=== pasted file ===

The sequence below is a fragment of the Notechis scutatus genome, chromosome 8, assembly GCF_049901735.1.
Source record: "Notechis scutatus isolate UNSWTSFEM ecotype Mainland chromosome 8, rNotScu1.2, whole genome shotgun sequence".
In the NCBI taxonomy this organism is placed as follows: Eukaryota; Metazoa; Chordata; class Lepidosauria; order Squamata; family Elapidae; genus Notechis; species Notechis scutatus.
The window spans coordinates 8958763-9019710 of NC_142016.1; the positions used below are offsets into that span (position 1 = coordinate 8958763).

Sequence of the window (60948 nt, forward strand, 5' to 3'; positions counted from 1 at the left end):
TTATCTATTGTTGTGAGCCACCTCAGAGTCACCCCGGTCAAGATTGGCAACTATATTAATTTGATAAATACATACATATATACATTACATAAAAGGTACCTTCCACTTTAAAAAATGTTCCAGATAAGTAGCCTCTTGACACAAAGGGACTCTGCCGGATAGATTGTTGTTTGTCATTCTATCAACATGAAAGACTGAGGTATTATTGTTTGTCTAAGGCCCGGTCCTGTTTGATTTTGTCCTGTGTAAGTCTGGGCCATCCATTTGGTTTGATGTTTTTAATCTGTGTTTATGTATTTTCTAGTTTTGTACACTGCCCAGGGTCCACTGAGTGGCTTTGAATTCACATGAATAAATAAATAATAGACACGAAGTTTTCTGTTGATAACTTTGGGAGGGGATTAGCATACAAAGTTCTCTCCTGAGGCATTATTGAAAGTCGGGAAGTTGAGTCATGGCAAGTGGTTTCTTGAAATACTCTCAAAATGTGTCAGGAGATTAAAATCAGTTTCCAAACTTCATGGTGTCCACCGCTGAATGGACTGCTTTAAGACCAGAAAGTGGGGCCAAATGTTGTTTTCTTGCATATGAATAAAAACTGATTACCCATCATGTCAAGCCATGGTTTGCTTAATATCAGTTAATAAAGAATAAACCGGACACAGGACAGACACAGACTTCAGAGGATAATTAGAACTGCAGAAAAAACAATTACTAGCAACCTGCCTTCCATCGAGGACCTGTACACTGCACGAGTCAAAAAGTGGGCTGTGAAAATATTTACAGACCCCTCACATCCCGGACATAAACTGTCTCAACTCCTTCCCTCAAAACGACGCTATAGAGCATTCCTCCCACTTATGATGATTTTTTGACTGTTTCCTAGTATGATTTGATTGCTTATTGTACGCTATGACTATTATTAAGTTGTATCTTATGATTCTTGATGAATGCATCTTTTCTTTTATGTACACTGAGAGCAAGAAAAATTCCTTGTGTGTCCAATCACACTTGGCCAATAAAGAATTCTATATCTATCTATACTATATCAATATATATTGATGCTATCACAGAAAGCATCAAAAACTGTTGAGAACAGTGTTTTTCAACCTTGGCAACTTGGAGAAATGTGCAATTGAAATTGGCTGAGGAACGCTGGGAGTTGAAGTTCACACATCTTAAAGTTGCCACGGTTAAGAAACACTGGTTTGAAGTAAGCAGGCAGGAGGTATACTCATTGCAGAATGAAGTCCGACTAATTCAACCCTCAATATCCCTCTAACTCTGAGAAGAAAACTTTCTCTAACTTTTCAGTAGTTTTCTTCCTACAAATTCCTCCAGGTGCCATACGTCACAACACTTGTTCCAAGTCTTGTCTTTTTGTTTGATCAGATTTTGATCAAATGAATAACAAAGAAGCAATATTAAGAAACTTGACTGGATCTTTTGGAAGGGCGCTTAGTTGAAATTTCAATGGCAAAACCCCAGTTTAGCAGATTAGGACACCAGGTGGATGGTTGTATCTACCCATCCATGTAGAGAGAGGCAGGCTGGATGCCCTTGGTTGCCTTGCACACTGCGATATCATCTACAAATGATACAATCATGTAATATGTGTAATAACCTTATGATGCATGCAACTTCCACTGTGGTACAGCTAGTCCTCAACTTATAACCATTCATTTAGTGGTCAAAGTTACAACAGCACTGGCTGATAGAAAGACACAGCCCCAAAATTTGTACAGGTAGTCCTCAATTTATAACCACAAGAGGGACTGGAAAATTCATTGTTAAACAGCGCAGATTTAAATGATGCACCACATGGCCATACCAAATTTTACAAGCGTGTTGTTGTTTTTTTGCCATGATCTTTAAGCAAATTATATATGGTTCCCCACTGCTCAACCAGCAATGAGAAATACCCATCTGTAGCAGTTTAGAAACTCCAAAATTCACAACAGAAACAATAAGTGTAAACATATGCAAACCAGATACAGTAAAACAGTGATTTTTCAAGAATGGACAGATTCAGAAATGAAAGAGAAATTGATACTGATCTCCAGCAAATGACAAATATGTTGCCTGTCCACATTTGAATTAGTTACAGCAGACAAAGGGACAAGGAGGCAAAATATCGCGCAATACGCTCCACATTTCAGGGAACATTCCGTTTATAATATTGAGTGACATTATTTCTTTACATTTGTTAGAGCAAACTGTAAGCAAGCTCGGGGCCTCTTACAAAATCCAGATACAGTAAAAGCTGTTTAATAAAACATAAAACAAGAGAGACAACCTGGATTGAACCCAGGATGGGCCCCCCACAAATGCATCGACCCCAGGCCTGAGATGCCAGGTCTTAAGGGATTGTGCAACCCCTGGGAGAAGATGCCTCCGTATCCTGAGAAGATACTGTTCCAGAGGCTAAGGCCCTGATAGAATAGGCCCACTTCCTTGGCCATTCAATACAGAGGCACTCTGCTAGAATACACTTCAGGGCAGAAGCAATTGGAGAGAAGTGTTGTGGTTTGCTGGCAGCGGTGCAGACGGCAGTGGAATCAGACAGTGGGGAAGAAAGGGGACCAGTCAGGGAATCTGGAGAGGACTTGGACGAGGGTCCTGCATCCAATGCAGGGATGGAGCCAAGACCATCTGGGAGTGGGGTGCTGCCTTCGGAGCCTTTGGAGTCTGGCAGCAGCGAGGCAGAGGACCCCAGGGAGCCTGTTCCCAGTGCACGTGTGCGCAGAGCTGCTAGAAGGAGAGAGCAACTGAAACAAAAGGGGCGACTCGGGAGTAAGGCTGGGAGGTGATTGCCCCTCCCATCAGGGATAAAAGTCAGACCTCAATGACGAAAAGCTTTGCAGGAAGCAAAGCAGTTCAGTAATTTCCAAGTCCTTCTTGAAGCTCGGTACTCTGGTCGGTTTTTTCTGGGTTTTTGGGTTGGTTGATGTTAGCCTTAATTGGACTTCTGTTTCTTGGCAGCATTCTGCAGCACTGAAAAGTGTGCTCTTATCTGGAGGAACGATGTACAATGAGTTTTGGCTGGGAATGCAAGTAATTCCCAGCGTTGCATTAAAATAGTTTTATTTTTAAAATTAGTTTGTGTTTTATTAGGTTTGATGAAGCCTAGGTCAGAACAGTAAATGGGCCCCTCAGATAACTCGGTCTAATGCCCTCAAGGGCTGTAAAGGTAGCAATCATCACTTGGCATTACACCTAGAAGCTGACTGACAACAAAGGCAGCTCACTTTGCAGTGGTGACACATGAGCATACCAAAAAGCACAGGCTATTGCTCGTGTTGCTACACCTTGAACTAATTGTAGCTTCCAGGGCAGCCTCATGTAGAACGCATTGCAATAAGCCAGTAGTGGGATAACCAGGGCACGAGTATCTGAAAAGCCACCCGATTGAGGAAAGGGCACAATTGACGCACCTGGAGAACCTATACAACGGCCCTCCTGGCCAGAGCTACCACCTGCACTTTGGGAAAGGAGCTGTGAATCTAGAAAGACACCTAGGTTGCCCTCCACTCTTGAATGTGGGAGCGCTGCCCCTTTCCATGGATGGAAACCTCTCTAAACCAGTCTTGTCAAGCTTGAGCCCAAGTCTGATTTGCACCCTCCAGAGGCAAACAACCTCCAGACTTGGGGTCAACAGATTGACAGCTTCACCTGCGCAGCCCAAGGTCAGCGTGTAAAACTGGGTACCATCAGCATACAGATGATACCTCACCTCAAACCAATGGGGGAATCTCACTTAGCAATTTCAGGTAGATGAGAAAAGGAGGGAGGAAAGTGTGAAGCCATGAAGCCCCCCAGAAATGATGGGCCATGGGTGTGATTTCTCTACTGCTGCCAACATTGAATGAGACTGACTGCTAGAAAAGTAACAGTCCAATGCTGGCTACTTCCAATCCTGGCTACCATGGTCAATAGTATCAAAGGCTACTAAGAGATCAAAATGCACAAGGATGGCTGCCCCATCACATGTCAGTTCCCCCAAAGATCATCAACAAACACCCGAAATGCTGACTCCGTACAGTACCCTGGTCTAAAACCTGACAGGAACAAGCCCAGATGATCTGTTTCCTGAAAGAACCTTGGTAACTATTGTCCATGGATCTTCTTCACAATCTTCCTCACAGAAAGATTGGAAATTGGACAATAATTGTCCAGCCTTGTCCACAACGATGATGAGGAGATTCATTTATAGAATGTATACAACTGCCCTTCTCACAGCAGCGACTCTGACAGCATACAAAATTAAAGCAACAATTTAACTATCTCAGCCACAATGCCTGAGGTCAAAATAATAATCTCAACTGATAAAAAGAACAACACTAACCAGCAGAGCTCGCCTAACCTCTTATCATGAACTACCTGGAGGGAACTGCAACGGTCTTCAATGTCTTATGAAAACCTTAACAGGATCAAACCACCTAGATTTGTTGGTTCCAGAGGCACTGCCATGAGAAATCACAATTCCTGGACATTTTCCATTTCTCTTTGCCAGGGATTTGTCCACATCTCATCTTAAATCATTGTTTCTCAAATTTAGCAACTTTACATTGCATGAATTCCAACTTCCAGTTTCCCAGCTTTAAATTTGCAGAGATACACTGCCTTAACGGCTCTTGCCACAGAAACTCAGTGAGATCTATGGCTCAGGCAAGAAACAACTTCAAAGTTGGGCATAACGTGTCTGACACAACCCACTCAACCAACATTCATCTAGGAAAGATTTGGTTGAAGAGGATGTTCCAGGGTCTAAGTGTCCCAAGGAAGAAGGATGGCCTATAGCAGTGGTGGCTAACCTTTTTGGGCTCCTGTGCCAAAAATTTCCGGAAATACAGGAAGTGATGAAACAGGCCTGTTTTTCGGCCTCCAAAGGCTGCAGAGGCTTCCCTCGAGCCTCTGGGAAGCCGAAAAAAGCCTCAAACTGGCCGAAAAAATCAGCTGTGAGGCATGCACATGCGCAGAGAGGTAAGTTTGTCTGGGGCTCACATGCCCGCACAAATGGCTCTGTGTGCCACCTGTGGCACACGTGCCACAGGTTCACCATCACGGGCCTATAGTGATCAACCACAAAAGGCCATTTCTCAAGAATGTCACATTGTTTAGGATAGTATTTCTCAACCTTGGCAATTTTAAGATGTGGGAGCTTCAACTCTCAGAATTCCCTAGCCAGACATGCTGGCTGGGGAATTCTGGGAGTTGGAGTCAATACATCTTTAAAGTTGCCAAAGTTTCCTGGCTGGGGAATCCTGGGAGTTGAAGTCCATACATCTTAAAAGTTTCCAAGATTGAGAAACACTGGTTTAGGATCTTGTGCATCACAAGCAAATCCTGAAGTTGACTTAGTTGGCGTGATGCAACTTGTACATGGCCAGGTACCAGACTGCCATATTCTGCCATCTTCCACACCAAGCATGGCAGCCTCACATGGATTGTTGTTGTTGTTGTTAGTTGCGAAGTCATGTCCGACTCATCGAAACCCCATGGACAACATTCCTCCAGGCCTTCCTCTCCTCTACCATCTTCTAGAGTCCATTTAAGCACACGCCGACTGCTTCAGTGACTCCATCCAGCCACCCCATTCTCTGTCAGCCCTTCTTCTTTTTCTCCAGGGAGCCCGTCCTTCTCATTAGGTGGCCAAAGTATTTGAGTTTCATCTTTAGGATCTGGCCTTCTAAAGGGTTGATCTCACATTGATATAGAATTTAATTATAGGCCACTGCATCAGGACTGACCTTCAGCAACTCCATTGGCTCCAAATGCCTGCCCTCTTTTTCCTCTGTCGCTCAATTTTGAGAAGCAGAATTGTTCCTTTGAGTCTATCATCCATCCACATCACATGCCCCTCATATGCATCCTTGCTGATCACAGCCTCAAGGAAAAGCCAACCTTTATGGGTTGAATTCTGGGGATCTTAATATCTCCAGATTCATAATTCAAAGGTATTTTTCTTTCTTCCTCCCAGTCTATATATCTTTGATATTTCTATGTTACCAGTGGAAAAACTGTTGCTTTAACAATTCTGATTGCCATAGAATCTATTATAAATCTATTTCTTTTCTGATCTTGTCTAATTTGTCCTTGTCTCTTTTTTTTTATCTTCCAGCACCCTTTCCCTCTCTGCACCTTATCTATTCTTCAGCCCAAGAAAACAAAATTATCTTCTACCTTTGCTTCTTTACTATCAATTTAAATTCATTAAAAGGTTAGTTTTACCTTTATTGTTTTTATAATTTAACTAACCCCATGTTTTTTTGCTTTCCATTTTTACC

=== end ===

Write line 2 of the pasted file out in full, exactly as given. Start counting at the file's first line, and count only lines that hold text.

Source record: "Notechis scutatus isolate UNSWTSFEM ecotype Mainland chromosome 8, rNotScu1.2, whole genome shotgun sequence".